All these powers, initially, lead me to believe that Mercer was invincible—a God amongst men. When the game begins, and New York is just the crowded bustling city it’s always been, it’s hard not to believe that. Nothing can touch Alex. He can take a mortar shell to the chest and live; he can shape shift to look like anyone and disappear in the shadows. Yet as the game progresses, the infection slowly takes over. One corrupted block becomes five. Five becomes ten. The toll of zombies rises, and with it, the number of Military patrolling the streets. They start using more advance methods to detect you, are more apt to call in an air strike when they find you, and eventually unleash Super Soldiers. Monsters you can’t hide from, no matter how good your disguise is. Eventually, everything is after you. Everything wants you dead.
It’s far different from games that just thrust you into a holocaust, and in my opinion much better. The virus takes on a whole new light when you can see it eat slowly away at the city around you. See the progressive effect it’s having on the people, and on their paranoia. It draws you into the story, makes you feel almost responsible for it happening and that much more driven to bring it to an end.
But I must say, I could still play Prototype every day, as I have, for hours and never take on another mission. Instead of a linear, structured premise like most action games, Prototype allows you to free roam the streets of New York City, and provides you with side-quests and fun tools to keep you entertained. You can take on challenges to kill as many enemies as possible in a given time limit, or run across rooftops collecting way-points. You can hijack tanks, or even helicopters and patrol the streets helping the military by destroying hives, or increasing the infected by turning a base into rubble. The game leaves it totally up to you, allowing you to be the monster or the savior.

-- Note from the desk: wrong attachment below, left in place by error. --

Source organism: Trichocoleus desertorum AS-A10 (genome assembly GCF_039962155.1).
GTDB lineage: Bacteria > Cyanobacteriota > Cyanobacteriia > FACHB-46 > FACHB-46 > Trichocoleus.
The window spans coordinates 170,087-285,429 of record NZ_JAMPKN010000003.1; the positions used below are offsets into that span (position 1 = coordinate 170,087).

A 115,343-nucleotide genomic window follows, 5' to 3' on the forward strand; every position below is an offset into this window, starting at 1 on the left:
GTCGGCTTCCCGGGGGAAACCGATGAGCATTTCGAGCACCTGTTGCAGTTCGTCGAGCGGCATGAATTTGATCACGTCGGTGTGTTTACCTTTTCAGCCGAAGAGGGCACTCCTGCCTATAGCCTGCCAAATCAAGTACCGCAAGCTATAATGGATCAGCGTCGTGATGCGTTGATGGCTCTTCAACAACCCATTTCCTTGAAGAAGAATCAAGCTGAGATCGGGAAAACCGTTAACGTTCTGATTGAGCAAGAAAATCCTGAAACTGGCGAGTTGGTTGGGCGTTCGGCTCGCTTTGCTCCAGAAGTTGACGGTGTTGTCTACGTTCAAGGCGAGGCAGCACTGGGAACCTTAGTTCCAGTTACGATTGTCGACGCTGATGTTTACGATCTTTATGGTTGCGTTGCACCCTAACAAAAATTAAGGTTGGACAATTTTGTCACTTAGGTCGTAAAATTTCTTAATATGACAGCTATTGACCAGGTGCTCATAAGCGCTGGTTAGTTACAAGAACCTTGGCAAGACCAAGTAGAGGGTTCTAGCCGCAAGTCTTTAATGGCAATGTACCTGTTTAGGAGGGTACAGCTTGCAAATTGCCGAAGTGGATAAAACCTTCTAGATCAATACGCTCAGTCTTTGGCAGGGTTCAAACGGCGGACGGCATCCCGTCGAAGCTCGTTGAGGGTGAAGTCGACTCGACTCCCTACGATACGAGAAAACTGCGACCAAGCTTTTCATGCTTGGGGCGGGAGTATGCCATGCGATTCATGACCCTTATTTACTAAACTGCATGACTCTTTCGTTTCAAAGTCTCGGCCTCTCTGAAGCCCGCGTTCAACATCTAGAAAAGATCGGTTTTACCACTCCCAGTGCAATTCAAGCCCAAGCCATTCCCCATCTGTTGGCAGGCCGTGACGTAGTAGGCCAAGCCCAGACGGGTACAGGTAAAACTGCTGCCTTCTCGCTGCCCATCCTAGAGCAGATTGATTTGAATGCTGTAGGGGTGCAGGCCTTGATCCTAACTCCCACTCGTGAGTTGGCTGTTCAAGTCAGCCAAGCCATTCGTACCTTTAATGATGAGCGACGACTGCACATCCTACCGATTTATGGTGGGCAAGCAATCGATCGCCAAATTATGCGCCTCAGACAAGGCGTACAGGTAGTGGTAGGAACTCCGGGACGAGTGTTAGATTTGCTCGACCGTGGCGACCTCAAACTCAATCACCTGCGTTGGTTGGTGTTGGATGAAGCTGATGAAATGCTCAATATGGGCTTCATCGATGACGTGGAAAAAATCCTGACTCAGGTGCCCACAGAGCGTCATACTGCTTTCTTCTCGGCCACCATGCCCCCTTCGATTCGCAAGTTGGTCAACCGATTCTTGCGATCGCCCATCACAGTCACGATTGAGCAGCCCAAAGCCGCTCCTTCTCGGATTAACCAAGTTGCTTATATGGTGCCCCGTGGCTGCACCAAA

I welcomed being the Monster. Prototype drew that out of me. It provided me with so many destructive powers, and so many deceptive tools I couldn’t help but find pleasure in carnage. It’s brutal, yes, and one of the most vicious games I’ve played in a long time but it’s so stylish, so flawless and filled with so much variety that it gives you no other option. I wanted the chaos. Needed it. And eventually, I became it.
The beautiful, maddening, miraculous chaos.
Disclosure: We are provided copies of games from the game companies for some games that we review.
May I have the strength to lead with compassion. May I have a resolve strong enough to inspire it in others. May my heart be true, my motives virtuous, my spirit valiant. And whether I fail or succeed, may I at least be brave in the attempt.
About the Author: Greg Knoll